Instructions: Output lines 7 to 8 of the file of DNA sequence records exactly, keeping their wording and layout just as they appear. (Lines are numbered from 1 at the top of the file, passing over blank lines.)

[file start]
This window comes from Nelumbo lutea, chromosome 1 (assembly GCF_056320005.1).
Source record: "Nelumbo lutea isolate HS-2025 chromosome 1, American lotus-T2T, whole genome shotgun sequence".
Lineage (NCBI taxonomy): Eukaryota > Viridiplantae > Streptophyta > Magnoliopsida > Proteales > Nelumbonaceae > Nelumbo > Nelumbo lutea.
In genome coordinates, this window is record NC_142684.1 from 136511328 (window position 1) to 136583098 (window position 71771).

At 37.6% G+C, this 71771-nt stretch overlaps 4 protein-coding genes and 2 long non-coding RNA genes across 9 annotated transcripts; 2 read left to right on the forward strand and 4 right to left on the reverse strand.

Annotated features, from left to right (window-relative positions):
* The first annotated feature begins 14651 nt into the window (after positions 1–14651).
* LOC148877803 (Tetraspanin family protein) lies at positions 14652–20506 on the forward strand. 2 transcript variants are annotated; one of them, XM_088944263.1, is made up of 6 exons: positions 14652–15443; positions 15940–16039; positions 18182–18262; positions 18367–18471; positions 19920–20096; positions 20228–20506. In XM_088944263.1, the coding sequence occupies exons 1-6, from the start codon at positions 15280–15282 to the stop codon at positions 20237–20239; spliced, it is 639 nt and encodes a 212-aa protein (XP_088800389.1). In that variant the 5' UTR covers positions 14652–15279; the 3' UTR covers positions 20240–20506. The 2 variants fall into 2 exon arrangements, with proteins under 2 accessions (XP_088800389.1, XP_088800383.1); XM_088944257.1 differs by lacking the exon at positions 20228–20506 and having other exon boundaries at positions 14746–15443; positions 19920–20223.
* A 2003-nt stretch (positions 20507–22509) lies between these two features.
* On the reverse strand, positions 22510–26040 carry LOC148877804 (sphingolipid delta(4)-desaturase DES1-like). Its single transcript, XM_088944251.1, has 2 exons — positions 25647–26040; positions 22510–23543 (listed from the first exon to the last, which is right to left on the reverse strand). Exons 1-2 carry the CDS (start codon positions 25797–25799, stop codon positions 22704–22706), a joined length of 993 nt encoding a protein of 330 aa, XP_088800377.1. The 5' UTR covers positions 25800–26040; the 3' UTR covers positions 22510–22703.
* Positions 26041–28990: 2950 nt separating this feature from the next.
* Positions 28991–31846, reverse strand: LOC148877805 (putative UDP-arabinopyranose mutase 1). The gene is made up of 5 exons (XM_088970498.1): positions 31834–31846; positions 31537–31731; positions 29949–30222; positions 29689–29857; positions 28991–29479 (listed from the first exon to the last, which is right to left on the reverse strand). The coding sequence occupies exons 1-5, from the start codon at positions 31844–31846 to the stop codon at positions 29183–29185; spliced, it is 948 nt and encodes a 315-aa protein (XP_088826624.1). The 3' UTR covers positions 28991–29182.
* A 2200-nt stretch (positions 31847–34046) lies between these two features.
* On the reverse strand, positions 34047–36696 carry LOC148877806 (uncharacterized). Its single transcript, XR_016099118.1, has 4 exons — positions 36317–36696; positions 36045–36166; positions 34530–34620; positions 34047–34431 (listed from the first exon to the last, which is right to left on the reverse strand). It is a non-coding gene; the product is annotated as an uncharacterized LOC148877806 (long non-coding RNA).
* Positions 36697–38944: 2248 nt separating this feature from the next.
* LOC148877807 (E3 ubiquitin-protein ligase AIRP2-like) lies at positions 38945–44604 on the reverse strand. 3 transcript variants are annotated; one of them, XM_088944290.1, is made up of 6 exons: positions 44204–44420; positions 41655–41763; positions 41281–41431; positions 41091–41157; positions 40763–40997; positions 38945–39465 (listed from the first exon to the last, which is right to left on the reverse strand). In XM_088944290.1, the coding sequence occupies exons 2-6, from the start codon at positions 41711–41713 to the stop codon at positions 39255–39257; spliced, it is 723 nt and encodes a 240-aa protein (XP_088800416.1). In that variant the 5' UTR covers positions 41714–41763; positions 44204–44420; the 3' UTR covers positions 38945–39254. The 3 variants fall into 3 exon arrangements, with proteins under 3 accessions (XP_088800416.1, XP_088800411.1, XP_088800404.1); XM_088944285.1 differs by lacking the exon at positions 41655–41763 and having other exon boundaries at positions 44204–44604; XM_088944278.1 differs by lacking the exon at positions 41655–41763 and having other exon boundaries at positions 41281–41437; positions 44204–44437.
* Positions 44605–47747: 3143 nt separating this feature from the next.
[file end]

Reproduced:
* The first annotated feature begins 14651 nt into the window (after positions 1–14651).
* LOC148877803 (Tetraspanin family protein) lies at positions 14652–20506 on the forward strand. 2 transcript variants are annotated; one of them, XM_088944263.1, is made up of 6 exons: positions 14652–15443; positions 15940–16039; positions 18182–18262; positions 18367–18471; positions 19920–20096; positions 20228–20506. In XM_088944263.1, the coding sequence occupies exons 1-6, from the start codon at positions 15280–15282 to the stop codon at positions 20237–20239; spliced, it is 639 nt and encodes a 212-aa protein (XP_088800389.1). In that variant the 5' UTR covers positions 14652–15279; the 3' UTR covers positions 20240–20506. The 2 variants fall into 2 exon arrangements, with proteins under 2 accessions (XP_088800389.1, XP_088800383.1); XM_088944257.1 differs by lacking the exon at positions 20228–20506 and having other exon boundaries at positions 14746–15443; positions 19920–20223.